The Illinois Tower, also known as the Mile High Illinois or Illinois Sky-City, is a 1-mile (1,600 m) building designed in 1956 by the famous American architectural engineer Frank Lloyd Wright. The planned location for the structure was in Wright’s unbuilt metropolis of “Broadacre City.” But it was later moved to the lakefront in Chicago, not far from the Adler Planetarium. The Illinois Tower would span 528 stories and have a total floor area of 18.46 million square feet (1.71 km2). Chicago’s proposed tower has not yet been built, but if it were, it would still hold the title of the highest man-made building in the world. It would be almost two times taller than the tallest building, the Burj Khalifa.
The Illinois Tower in Numbers
It was in Illinois that Frank Lloyd Wright, “the father of modern architecture”, began his 70-year career. All 528 stories of Frank Wright’s “Sky City” or the Illinois Tower were meticulously planned. This office-type structure is exactly 5,280 feet (1,609 m) long with a total area of 423 acres (171 ha).
The building is designed to house 130,000 people. It features 76 atomic-powered elevators, 15,000 parking spots for cars, and platforms for 150 helicopters. There is an earthquake-resistant tapered foundation, and aluminum and stainless-steel frameworks. According to the Italian architect Bruno Zevi (1918–2000), you could construct a new Manhattan Island with the help of just 10 Illinois Towers.
The Illinois Tower’s so-called “architectural height” is 5,280 feet (1,609 m). But with the more than 330-foot (100 m)-high antenna situated on top, the total height is actually 5,705 feet (1,739 m). The building was estimated to cost $3 billion at the time.
The Illinois was planned to have conference rooms, meeting rooms, workplaces, residences for 100,000 people, stores, hotels, concert halls for 70,000 people, and hanging gardens. The building’s top nine stories were also reserved as TV production space. During peak hours, there would be facilities to send and receive messages from overseas territories.
The SOM company used the Illinois Tower as inspiration when creating the world’s tallest building, the Burj Khalifa (2,716 ft; 828 m), in Dubai, United Arab Emirates.
The History of the Illinois Tower
Wright’s inspiration for the Illinois Tower’s form is a mystery, though there are two popular hypotheses. An idea for a building in Chicago that would stretch half a mile was supposedly what got Wright started on the design. And according to the report, in response to this proposition from Chicagoans, Wright said: “Why a half mile? Why not a mile?“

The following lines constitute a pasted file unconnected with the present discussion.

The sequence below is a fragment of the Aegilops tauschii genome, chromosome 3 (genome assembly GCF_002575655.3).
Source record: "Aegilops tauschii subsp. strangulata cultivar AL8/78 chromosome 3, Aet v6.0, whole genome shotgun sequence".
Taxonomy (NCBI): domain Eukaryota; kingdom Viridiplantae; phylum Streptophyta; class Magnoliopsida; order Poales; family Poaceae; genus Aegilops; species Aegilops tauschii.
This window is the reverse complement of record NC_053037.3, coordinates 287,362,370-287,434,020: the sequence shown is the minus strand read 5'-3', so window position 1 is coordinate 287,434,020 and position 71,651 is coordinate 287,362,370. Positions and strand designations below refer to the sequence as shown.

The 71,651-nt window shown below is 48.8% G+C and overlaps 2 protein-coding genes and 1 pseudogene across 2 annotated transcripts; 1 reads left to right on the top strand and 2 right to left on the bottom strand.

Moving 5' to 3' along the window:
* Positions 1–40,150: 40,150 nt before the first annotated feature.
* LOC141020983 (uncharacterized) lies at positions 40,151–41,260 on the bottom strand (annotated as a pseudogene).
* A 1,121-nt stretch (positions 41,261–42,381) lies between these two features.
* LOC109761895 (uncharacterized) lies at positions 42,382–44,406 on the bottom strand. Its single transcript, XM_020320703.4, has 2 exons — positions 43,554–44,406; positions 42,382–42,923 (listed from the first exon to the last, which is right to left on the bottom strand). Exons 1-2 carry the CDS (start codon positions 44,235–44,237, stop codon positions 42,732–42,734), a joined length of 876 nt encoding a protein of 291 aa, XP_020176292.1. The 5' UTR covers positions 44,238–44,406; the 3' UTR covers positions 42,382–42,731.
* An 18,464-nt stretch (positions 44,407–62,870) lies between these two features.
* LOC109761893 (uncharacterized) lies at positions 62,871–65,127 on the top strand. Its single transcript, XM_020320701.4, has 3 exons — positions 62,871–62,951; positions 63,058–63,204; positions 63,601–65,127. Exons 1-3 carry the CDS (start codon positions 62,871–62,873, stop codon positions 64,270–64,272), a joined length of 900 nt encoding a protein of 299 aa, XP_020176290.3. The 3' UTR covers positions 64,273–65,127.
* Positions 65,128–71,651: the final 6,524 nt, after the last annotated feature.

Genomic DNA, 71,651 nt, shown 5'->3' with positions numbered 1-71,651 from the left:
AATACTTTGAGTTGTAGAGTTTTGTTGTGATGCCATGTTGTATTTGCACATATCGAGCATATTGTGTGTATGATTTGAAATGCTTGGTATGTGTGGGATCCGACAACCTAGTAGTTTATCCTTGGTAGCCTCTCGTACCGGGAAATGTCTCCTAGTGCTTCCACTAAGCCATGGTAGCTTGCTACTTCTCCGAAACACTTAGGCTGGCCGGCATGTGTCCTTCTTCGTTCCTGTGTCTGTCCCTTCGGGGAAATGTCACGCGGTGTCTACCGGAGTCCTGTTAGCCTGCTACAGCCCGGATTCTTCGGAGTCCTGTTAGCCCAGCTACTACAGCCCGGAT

According to another story, Wright was asked to design a television antenna. On August 25, 1956, he presented the design and indicated that this “Illinois Tower” was still in its early stages. Although Wright noted that the building’s construction was costly, he promised that the cost of renting office space there would be relatively inexpensive.
In the middle of October, Wright spent three days in Chicago promoting his mega-tall tower. At his presentation in Chicago, he showed a 22-foot-tall (6.7 m) architectural sketch of the building. There, he also announced the structure’s name: Illinois Tower. After Wright’s fascinating presentation, then-Chicago Mayor Richard J. Daley proclaimed October 17 to be “Frank Lloyd Wright Day.” By doing that, he recognized Wright’s prediction that the Illinois Tower would become the “eighth wonder of the world.”
A contractor in Chicago provided a cost estimate for the Illinois Tower, which came in at $3 billion ($33 billion in 2023). The contractor also opined that sufficient funding would never be obtained for the building. Therefore, the Illinois Tower project never got off the ground.
The Architecture of the Illinois Tower
The cantilevers, or floors, of the Illinois would be connected to a stainless steel and concrete foundation. Wright argued that this design was as conventional as a tree trunk with connected branches. Wiring and plumbing systems would form the core of the structure.
The Illinois Tower’s exterior would be made of plexiglass with a gold-tinted metal frame. The inverted cone foundation would extend 1,000 feet (or 305 meters) into the ground for support. This giant, dagger-shaped building could house all the government personnel in the state of Illinois.
Wright claimed that because the steel frame wasn’t very complicated, the building could be built at a low cost and with little effect on the environment. The plan calls for each of the 76 elevators to be equipped with its own engine, run on nuclear power, and move at a mile per minute.
The elevators could fit 100 people, which would be more than enough for the daily commute. There would be a parking garage for 15,000 cars and more than 100 helicopters at the building’s base. Wright also speculated that a nuclear power plant would be installed at the structure to supply its electricity requirements.
Criticism of the Project
At the time the idea was suggested in 1956, Frank Lloyd Wright thought it would be possible to construct a structure of this height given the proper environment. At only 1,454 feet (443 m), the Empire State Building in New York City was still the world’s tallest building. Even if a building achieves such a dizzying height, it still has to deal with a number of problems:
Architect Bryon L. West of Toledo, Ohio, was graduating from the Illinois Institute of Technology when Wright gave his talk. He mentioned that the crowd seemed interested in the idea. And this was probably because of Wright’s reputation. The next day, West and his peers figured out how long it would take for Chicago’s trains to transport 100,000 workers to Wright’s tower. It would take 10 hours if an 8-car train arrived every 5 minutes.
Steel, which can be easily bent, was a common building material at the time the Illinois Tower was being made. Wright’s idea was that if a mile-high building had been constructed of steel, it could still hold its own weight regardless of the surrounding environment.